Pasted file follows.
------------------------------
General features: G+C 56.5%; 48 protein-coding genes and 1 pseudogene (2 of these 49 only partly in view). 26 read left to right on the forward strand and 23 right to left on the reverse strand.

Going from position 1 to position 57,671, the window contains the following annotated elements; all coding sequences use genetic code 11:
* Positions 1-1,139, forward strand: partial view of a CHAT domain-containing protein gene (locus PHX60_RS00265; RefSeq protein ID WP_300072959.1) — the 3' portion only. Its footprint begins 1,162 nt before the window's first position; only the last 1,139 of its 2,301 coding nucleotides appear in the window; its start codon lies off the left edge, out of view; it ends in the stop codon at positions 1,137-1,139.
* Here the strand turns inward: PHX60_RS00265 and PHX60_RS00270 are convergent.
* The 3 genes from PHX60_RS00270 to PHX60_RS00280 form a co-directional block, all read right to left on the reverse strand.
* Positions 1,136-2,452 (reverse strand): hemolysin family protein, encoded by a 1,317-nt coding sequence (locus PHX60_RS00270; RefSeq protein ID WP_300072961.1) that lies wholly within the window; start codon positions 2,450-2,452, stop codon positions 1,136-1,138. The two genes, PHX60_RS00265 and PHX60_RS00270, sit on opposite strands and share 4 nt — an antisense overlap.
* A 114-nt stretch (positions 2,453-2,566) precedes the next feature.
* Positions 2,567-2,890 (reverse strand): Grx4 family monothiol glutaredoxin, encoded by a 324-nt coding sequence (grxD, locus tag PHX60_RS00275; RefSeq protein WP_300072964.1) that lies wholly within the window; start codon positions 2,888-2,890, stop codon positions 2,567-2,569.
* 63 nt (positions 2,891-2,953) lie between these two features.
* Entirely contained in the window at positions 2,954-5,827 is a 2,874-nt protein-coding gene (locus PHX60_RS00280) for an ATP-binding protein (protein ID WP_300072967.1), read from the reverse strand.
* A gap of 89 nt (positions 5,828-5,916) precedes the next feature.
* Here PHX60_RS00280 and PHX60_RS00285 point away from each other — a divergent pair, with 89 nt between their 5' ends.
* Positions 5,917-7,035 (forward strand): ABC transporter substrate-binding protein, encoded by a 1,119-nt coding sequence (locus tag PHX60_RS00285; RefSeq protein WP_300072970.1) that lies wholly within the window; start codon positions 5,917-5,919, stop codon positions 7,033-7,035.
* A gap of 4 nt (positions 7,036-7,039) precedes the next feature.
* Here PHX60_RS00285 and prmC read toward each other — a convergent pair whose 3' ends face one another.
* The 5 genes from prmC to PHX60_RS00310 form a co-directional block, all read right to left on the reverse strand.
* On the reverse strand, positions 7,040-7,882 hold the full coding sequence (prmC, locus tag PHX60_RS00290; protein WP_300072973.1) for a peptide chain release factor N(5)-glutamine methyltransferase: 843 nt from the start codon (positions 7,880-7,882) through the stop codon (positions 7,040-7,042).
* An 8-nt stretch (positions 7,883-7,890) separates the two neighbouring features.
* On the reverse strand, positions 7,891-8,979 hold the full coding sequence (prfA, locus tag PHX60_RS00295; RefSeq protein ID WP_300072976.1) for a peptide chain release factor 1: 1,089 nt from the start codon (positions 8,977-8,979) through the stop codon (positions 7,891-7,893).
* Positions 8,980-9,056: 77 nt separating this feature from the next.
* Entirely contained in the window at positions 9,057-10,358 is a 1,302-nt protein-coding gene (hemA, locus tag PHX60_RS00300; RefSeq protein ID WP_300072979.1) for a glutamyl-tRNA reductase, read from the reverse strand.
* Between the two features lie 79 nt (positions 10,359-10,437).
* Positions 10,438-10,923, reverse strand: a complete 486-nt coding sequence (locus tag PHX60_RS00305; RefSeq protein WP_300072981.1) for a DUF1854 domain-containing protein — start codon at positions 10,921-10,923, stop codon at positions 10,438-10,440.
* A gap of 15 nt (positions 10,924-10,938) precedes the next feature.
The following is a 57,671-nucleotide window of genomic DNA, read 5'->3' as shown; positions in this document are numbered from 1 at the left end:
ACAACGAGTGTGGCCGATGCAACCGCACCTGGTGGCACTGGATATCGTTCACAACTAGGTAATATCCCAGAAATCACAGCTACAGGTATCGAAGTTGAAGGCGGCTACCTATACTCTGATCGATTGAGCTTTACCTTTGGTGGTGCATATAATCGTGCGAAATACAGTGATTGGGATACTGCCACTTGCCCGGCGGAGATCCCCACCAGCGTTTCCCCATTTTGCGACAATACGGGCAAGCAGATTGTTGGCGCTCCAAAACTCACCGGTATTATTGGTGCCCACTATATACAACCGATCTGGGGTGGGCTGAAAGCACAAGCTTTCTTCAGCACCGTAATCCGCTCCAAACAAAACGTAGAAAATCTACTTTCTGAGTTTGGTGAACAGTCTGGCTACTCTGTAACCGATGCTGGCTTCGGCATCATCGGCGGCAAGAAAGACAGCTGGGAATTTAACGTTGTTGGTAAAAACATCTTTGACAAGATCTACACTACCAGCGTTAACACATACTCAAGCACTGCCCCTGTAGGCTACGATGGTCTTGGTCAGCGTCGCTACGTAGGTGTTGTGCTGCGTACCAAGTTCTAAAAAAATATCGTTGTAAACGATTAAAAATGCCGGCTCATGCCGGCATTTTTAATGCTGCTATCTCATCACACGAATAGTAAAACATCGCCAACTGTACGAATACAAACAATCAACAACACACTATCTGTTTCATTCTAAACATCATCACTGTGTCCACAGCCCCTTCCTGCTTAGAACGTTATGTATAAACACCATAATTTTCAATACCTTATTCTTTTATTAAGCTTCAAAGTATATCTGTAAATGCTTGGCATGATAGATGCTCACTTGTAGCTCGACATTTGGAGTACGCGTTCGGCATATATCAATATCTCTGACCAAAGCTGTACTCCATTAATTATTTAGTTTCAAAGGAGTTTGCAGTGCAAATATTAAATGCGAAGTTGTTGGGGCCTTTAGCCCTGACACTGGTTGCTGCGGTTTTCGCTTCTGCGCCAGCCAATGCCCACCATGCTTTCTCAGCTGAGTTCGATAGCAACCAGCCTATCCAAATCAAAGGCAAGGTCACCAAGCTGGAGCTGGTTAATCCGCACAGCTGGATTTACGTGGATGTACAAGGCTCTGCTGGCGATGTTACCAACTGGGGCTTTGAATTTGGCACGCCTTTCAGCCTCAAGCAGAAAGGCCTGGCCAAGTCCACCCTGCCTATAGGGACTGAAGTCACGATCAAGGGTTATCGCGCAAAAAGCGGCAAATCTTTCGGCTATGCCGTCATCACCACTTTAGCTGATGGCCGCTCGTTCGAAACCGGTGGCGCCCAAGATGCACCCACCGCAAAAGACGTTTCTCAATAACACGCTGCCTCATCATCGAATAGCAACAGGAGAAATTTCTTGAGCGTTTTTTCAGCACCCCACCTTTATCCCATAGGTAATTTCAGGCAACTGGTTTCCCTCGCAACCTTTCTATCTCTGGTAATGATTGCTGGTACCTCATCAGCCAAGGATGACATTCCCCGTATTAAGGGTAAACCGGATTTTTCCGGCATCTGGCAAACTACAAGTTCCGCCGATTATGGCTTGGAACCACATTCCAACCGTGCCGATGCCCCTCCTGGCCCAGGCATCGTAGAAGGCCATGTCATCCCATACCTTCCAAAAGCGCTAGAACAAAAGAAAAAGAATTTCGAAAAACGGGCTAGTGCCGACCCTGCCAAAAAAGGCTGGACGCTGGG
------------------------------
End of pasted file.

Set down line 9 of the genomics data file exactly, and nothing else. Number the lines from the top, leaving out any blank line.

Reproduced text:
* 63 nt (positions 2,891-2,953) lie between these two features.